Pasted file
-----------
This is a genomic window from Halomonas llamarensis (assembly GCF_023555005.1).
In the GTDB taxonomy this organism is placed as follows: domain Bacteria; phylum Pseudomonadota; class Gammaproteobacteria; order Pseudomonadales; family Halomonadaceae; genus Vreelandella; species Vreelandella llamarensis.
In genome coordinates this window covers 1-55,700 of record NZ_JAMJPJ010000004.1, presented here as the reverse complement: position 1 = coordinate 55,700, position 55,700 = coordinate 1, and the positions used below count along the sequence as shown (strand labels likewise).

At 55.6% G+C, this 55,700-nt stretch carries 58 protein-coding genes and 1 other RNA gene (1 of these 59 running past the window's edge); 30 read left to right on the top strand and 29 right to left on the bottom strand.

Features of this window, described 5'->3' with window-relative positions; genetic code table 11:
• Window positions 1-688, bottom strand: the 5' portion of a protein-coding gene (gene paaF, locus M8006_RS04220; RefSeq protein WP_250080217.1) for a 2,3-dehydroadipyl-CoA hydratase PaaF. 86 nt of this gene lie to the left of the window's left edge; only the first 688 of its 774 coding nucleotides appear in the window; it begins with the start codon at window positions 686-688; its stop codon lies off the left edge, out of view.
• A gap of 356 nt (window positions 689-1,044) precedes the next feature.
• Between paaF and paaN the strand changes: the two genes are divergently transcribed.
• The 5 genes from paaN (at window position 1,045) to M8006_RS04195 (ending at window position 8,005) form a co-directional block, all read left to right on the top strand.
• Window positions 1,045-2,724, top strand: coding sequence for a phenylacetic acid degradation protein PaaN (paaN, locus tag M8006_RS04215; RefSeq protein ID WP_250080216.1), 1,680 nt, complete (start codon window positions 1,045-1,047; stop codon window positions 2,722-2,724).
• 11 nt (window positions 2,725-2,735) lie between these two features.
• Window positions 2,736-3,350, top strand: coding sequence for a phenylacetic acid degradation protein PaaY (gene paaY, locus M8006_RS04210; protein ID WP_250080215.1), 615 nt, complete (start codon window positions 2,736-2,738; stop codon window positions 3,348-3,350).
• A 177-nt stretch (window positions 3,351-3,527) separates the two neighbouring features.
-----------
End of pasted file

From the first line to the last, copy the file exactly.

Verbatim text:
This is a genomic window from Halomonas llamarensis (assembly GCF_023555005.1).
In the GTDB taxonomy this organism is placed as follows: domain Bacteria; phylum Pseudomonadota; class Gammaproteobacteria; order Pseudomonadales; family Halomonadaceae; genus Vreelandella; species Vreelandella llamarensis.
In genome coordinates this window covers 1-55,700 of record NZ_JAMJPJ010000004.1, presented here as the reverse complement: position 1 = coordinate 55,700, position 55,700 = coordinate 1, and the positions used below count along the sequence as shown (strand labels likewise).

At 55.6% G+C, this 55,700-nt stretch carries 58 protein-coding genes and 1 other RNA gene (1 of these 59 running past the window's edge); 30 read left to right on the top strand and 29 right to left on the bottom strand.

Features of this window, described 5'->3' with window-relative positions; genetic code table 11:
• Window positions 1-688, bottom strand: the 5' portion of a protein-coding gene (gene paaF, locus M8006_RS04220; RefSeq protein WP_250080217.1) for a 2,3-dehydroadipyl-CoA hydratase PaaF. 86 nt of this gene lie to the left of the window's left edge; only the first 688 of its 774 coding nucleotides appear in the window; it begins with the start codon at window positions 686-688; its stop codon lies off the left edge, out of view.
• A gap of 356 nt (window positions 689-1,044) precedes the next feature.
• Between paaF and paaN the strand changes: the two genes are divergently transcribed.
• The 5 genes from paaN (at window position 1,045) to M8006_RS04195 (ending at window position 8,005) form a co-directional block, all read left to right on the top strand.
• Window positions 1,045-2,724, top strand: coding sequence for a phenylacetic acid degradation protein PaaN (paaN, locus tag M8006_RS04215; RefSeq protein ID WP_250080216.1), 1,680 nt, complete (start codon window positions 1,045-1,047; stop codon window positions 2,722-2,724).
• 11 nt (window positions 2,725-2,735) lie between these two features.
• Window positions 2,736-3,350, top strand: coding sequence for a phenylacetic acid degradation protein PaaY (gene paaY, locus M8006_RS04210; protein ID WP_250080215.1), 615 nt, complete (start codon window positions 2,736-2,738; stop codon window positions 3,348-3,350).
• A 177-nt stretch (window positions 3,351-3,527) separates the two neighbouring features.